Restrictive Covenants for Flats

Flats are more likely to have restrictive covenants in place compared to houses, potentially limiting subletting and other activities. During the conveyancing process, your solicitor can investigate the presence of restrictive covenants, ensuring a smooth transaction.

Maintenance and Repairs in Flats

Maintenance of rental properties is a landlord's responsibility. With houses, maintenance typically involves the property itself and the garden. In contrast, flats necessitate maintenance not only within the unit but also in communal areas such as entrance halls, gardens, and roofs. Major works on the building can result in unexpected expenses, making it important to assess the management company's accounts and potential future costs before purchasing a leasehold flat.

Ground Rent and Annual Service Charges in Flats

Leasehold properties often incur ground rent and annual service charges, covering the maintenance and repairs of communal areas. These costs can affect your cash flow and profit margins. Pay close attention to the terms and limits of these charges, ensuring they align with your investment plans. Some property owners have experienced substantial increases in ground rent and leasehold charges, making it crucial to thoroughly understand all costs associated with a leasehold property.

Unexpected Bills for Flat Owners

Flat owners can face substantial unexpected bills, such as cladding works in the aftermath of the Grenfell Tower tragedy. Failure to cover these bills often leads to landlords passing on the costs to leaseholders. When considering a leasehold flat in a high-rise block affected by cladding issues, seek legal advice to fully understand your liabilities.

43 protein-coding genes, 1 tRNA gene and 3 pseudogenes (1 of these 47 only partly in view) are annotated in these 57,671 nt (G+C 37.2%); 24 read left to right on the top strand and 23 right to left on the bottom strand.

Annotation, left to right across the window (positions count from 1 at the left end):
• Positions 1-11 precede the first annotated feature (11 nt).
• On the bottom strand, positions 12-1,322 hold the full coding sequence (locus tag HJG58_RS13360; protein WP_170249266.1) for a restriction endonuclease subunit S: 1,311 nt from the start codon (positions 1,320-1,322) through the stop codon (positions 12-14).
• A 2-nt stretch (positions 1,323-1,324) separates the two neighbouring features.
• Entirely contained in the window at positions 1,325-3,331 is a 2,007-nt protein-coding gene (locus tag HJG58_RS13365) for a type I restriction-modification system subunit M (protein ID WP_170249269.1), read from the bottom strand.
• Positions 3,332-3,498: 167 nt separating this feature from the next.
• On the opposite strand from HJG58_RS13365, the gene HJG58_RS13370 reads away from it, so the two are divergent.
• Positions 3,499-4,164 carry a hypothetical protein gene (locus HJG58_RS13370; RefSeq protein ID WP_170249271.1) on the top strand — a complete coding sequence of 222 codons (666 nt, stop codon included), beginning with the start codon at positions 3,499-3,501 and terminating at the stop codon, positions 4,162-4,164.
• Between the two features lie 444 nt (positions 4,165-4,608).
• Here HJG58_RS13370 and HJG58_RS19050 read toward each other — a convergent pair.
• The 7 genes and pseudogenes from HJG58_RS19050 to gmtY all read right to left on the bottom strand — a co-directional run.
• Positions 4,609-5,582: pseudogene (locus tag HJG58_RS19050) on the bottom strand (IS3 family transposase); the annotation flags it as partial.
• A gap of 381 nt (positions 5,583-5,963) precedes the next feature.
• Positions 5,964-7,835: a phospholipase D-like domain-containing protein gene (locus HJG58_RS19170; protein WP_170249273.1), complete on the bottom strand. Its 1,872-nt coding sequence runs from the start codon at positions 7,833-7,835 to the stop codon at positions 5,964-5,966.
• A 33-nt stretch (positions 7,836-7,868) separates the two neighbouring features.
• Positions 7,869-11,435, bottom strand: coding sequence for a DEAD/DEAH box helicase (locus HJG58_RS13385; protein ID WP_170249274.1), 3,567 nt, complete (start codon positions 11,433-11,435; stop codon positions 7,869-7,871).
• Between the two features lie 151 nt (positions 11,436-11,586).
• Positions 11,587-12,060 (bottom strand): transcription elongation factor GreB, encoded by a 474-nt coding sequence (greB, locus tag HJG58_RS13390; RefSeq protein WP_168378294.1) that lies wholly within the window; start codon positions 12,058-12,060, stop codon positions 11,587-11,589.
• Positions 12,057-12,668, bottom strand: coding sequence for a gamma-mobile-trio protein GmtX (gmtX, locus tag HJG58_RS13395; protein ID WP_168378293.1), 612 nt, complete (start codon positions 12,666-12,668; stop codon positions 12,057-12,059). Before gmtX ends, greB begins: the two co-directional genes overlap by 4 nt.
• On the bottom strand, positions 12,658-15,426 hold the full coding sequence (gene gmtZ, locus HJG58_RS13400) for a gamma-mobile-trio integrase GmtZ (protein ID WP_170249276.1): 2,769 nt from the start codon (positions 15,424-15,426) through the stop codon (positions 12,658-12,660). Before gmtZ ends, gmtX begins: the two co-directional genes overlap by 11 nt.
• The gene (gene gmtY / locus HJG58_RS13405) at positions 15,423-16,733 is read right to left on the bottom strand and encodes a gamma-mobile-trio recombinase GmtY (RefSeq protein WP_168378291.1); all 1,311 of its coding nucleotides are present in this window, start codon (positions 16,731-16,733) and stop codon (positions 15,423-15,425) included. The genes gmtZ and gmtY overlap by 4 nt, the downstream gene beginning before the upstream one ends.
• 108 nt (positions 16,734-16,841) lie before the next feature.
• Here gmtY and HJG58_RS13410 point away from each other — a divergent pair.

Permission May be Needed for Flat Improvements

Unlike houses, where landlords have relative freedom to make alterations, leasehold flats often require permission from the freeholder. Obtaining consent might be time-consuming if the freeholder is difficult to reach. In some cases, consulting with neighbors may also be necessary.

Potential Issues with Neighbors in Flats

Owning a flat entails potential issues with close neighbors. For instance, leasing your flat as a short-term rental might disturb neighbors due to frequent turnover of tenants. Noisy or inconsiderate neighbors, as well as noisy tenants, can cause problems for all parties involved. When considering a leasehold property, consult with an experienced solicitor to ensure there are no restrictive covenants or significant service charge increases in the future.

Is Buying a Flat a Good Investment?

With strong demand in the rental market, flats are excellent investment options, especially in areas where rental properties are in short supply. Flats located in city centers, which attract professional tenants, tend to be particularly desirable. To make a wise investment, find a flat with a reputable leaseholder, reasonable ground rents, service charges, and efficient building management. As long as the property is well-maintained and has a leasehold of more than 80 years, selling it and seeing capital gains should not pose any significant challenges.

Flat or House - Which is a Better Investment?

Both flats and houses offer advantages and disadvantages for landlords. It is crucial to market your property to the right types of tenants based on local demand. Consult with letting agents, scan online ads, and talk to tenants to understand their preferences. Before exploring investment properties, consider the target demographic and location. Desirable areas often attract tenants, making it easier to find occupants for your property. Lastly, engage an experienced conveyancing solicitor for leasehold properties, as leaseholds can be complex, and professional advice ensures a smooth and secure transaction.

Are you considering flats or houses for your investment portfolio? Share your thoughts and experiences with other landlords on our Facebook or Twitter pages. We'd love to hear from you!